Mitch Daniels on the State of the Nation
The governor of Indiana, Mitchell E. Daniels Jr., was in New York today and spoke to the Hudson Institute's New York briefing series about the state of the nation.
"Not so damn good," was the way Mr. Daniels summed it up, warning that America faces two or three risks that rose to the level of what he called "survival issues."
The first was mounting government debt, which he called "unsustainable" and "unaffordable," and which could make America end up like Lehman Brothers. "This is not policy, this is arithmetic," Mr. Daniels said, speaking not only of the current debt but of the looming promises such as Medicare and Social Security.
The second was terrorism and the possibility that terrorists could obtain nuclear technology.
Neither of the two parties has "covered themselves with glory," Mr. Daniels said. But the upcoming elections will deal with "larger questions than we are used to dealing with," including, "will the public sector be the servant, the enabler of the free economy…or will they be the master."
He cited two examples where he said President Obama didn't really get it. The first was a session between the president and governors talking about how the stimulus could have been made more effective. Mr. Obama tried to explain that "when they flooded government employees with dollars, they went out and spent it" in stores and in the states.
Second was Mr. Obama's suggestion, before a student audience, of a proposal to forgive student loans for those who go on to work in government or the non-profit sector for a given amount of time. Mr. Daniels said he thought Mr. Obama had it backwards; the loans should be forgiven only if graduates "go out and work in productive sectors."
Mr. Daniels predicted that Americans would come to realize how much of what government now does "we can get by without."
Some of the anger out there now, he said, is directed at "not just Wall Street or overpaid corporate CEOs but government employees and their unions."
Public education, he said, used to be "the bloody shirt of American politics," a kind of conversation stopper that could be invoked as a way of saying if you want cuts, "you hate children." Not anymore, he said, putting himself in the shoes of a voter who says, "The teacher next door I just figured out makes a lot more than I do but doesn't work all year."
Of the Tea Party movement, he said, "A little hell-raising's not a bad way to get a conversation going."
He said he thought people were reacting to "the radicalism of this administration; the bailouts, the takeovers, the power grab."
He called for a "policy of maximum economic growth." That apparently includes encouraging large families, at least among Republicans. Mr. Daniels recounted encouraging Young Republicans to reproduce, telling them, "it's easier to conceive 'em than convert 'em."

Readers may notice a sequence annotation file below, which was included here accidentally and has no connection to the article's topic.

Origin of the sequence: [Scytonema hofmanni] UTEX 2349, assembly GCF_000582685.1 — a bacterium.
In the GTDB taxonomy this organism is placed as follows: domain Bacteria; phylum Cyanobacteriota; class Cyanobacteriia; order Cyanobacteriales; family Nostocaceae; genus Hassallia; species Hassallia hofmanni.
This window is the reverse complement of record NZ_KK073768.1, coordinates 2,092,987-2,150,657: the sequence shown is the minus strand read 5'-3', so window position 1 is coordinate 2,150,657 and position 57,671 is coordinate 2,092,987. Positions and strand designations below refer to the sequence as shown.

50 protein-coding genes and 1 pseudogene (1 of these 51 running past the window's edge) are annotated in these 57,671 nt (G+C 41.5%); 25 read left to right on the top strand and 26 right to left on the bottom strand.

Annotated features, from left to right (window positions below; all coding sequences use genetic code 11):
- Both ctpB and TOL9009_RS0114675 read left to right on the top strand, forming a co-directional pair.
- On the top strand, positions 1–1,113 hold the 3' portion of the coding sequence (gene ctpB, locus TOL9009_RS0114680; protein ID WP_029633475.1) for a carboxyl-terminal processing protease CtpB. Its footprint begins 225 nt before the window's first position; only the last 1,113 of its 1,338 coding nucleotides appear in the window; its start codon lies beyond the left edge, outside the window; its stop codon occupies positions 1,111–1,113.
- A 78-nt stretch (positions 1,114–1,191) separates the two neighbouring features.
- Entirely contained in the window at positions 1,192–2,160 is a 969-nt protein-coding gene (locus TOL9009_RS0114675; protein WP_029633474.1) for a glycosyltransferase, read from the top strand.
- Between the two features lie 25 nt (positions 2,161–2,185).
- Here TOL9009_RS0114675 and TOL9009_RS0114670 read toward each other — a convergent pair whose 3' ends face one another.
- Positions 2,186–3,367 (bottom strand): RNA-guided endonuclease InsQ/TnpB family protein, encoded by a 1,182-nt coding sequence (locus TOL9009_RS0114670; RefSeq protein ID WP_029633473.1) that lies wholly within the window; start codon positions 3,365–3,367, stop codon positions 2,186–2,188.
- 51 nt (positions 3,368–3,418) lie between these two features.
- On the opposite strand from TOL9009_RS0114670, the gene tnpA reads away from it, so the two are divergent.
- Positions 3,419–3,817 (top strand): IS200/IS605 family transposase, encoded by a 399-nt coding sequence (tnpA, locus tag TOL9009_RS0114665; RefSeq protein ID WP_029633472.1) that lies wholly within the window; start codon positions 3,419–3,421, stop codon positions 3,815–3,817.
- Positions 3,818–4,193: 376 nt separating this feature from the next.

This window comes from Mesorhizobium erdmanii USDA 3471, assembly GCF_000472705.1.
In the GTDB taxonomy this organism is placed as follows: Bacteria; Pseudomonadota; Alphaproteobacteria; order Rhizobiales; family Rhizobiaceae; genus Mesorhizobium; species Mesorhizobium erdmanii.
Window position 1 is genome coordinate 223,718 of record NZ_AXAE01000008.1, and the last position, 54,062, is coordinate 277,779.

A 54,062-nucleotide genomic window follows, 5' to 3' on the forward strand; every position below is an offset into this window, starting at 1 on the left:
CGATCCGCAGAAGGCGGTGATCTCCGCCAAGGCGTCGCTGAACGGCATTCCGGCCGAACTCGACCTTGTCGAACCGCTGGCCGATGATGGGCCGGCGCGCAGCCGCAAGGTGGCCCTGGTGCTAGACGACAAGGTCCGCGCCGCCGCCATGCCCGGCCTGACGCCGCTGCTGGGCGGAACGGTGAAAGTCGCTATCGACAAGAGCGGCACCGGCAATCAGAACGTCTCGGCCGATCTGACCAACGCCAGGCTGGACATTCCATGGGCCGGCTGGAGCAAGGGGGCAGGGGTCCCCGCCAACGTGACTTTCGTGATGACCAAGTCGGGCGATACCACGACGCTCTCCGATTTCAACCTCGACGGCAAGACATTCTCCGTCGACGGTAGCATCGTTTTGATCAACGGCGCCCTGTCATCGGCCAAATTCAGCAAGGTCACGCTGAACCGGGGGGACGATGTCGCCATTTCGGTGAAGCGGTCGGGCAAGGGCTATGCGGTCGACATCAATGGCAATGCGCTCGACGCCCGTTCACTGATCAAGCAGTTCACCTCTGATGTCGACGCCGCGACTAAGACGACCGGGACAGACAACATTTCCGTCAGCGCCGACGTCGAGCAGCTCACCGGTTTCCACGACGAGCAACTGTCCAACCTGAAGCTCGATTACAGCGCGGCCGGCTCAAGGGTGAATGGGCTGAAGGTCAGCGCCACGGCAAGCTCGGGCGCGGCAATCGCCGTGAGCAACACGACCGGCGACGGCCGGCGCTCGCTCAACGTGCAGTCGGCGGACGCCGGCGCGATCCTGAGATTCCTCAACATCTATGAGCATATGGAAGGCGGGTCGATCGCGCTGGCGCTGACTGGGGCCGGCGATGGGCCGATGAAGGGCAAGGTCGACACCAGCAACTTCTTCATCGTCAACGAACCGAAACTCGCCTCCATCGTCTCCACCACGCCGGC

On entitlements, he called for a version of a "cut it off" policy that would take care of everyone covered by existing programs, but strike a "new bargain with newer employees."
Mr. Daniels did a version of this on health care for Indiana, which now has about 30,000 state employees, the fewest since 1979. Of these, about 70% have voluntarily enrolled in a health-savings account-type health care plan. "Government unions hate them," Mr. Daniels said. "They want to be between the worker and the employer, delivering the benefits."
On Mr. Daniels's first day in office, he decertified the state government employee unions; in the first eight months, 92% of government employees quit paying their union dues.
Mr. Daniels said that Republicans are "presumptively" the "party of the rich," but said that there were Democrats out there who wouldn't know a working person if their limousine drove over one. Mr. Daniels himself travels his state by motorcycle, staying not in hotels but in peoples' homes.
I asked about farm subsidies and ethanol. "Farm subsidies in general ought to go away," Mr. Daniels said, saying that crop payments for crops such as sugar, rice, and cotton were tilted toward the South. He had "a little different view about ethanol," citing "security grounds" for encouraging domestic energy production rather than importing foreign oil.
Another questioner asked about President Bush's spending record, which Mr. Daniels, who served early in the administration as Mr. Bush's budget director, did not try to defend.
Mr. Daniels denied interest in running for president in 2012, and I've certainly seen politicians who are more dynamic speakers. But with his performance in Indiana and by trooping around to give luncheon speeches to audiences like the one today in New York (he said he also recently spoke at a big American Enterprise Institute conference), he's certainly positioning himself to step in if the right situation presents itself.
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